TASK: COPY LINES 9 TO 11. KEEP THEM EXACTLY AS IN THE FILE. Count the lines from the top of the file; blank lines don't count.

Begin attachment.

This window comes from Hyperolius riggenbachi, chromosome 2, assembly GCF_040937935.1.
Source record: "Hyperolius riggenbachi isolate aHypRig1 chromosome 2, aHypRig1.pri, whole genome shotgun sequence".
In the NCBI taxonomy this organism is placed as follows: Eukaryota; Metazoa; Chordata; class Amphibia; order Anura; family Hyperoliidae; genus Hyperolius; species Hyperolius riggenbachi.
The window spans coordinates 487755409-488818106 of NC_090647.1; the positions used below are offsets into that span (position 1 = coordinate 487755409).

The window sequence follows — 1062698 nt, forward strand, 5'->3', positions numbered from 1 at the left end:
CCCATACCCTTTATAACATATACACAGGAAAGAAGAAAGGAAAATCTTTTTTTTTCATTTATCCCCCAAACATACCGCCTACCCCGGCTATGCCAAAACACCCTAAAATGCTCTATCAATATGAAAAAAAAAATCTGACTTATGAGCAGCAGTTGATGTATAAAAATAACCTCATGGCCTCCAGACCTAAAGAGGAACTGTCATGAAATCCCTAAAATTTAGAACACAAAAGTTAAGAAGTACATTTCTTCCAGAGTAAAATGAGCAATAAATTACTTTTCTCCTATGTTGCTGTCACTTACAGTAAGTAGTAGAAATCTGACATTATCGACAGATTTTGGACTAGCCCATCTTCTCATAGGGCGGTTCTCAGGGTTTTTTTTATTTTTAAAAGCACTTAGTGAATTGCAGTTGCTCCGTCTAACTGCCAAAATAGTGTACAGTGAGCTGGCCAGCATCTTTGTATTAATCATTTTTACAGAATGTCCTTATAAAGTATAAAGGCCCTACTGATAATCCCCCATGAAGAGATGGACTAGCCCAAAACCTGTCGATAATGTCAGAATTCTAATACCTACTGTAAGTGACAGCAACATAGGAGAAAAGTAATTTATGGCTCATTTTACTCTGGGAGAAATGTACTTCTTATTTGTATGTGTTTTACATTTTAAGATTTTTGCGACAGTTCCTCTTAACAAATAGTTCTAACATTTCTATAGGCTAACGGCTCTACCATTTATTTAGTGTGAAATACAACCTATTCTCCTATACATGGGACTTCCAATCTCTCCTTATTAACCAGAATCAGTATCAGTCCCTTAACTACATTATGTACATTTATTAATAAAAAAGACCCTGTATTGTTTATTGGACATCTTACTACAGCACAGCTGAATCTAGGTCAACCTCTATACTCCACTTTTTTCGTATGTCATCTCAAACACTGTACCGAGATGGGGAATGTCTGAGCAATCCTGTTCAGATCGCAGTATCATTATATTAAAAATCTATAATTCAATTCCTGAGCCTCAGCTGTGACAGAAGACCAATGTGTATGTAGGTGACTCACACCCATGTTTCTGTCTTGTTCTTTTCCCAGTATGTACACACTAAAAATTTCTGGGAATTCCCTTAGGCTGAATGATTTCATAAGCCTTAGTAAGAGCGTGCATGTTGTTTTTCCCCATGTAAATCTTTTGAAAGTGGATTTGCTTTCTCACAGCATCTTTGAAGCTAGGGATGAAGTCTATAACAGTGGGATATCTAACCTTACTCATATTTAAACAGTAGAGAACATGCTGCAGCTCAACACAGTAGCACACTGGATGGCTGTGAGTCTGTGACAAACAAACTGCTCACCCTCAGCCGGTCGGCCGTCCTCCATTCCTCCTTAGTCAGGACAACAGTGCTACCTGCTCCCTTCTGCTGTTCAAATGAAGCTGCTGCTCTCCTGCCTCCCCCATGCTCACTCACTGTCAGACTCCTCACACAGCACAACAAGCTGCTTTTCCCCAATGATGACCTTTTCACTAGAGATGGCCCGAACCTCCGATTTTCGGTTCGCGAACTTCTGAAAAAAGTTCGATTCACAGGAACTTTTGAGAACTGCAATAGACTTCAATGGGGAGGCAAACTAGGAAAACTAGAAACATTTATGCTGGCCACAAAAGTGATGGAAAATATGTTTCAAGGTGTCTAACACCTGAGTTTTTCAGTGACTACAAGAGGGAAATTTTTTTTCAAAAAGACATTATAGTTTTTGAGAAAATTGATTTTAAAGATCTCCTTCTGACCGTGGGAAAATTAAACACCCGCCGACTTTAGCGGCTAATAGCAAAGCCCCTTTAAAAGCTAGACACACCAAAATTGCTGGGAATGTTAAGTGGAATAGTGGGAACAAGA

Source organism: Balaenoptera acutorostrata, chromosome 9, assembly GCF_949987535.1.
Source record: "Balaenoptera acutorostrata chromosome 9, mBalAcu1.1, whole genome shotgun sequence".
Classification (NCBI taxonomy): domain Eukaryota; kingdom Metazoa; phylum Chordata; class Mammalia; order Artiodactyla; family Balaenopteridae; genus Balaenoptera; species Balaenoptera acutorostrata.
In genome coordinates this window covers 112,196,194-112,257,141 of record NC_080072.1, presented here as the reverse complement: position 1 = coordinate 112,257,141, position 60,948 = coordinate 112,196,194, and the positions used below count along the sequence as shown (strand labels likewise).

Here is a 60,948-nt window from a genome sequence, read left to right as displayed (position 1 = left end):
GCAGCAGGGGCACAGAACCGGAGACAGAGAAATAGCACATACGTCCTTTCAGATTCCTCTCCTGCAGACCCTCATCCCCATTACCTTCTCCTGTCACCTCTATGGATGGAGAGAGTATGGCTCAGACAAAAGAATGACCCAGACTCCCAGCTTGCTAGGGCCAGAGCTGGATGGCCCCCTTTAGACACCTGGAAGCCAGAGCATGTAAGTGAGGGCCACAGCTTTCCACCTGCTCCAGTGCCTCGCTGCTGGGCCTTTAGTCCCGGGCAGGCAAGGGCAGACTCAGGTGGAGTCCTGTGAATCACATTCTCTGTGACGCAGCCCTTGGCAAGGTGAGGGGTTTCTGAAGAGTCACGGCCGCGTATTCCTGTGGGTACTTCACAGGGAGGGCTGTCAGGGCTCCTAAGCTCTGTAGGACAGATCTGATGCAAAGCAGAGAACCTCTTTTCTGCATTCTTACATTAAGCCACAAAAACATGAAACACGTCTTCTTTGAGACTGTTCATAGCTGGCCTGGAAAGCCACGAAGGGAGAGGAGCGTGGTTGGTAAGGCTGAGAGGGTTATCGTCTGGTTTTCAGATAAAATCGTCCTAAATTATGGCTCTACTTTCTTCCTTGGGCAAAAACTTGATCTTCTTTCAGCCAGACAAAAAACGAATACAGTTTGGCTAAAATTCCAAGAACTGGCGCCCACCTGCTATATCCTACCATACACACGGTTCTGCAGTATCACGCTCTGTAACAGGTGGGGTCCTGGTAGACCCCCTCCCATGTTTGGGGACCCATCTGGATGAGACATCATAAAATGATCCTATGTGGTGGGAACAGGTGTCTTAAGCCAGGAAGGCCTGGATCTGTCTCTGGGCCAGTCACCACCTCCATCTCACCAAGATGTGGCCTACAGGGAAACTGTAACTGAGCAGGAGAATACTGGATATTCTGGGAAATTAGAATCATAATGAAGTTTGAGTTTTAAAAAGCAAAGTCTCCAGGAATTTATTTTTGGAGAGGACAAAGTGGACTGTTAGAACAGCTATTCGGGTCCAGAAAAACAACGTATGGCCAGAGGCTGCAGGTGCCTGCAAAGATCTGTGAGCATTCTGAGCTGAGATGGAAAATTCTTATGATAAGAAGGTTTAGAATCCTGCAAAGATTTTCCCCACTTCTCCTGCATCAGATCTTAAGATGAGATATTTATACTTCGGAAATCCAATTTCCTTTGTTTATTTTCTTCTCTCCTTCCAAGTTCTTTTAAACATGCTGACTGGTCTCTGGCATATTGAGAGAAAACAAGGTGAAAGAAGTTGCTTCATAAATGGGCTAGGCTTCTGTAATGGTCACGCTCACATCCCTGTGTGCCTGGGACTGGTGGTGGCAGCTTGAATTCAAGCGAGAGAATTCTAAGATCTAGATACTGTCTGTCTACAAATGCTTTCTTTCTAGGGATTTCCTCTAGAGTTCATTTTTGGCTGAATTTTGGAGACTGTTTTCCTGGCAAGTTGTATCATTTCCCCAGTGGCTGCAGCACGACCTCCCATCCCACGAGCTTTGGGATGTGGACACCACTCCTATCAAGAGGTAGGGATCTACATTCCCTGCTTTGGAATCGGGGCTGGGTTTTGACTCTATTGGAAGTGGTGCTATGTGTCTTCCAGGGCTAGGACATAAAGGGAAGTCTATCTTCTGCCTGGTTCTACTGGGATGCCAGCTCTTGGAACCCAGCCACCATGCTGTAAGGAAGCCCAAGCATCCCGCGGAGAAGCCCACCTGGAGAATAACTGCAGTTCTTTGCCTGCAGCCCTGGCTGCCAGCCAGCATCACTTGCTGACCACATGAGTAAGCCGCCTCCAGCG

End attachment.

Classification (NCBI taxonomy): domain Eukaryota; kingdom Metazoa; phylum Chordata; class Mammalia; order Artiodactyla; family Balaenopteridae; genus Balaenoptera; species Balaenoptera acutorostrata.
In genome coordinates this window covers 112,196,194-112,257,141 of record NC_080072.1, presented here as the reverse complement: position 1 = coordinate 112,257,141, position 60,948 = coordinate 112,196,194, and the positions used below count along the sequence as shown (strand labels likewise).

Here is a 60,948-nt window from a genome sequence, read left to right as displayed (position 1 = left end):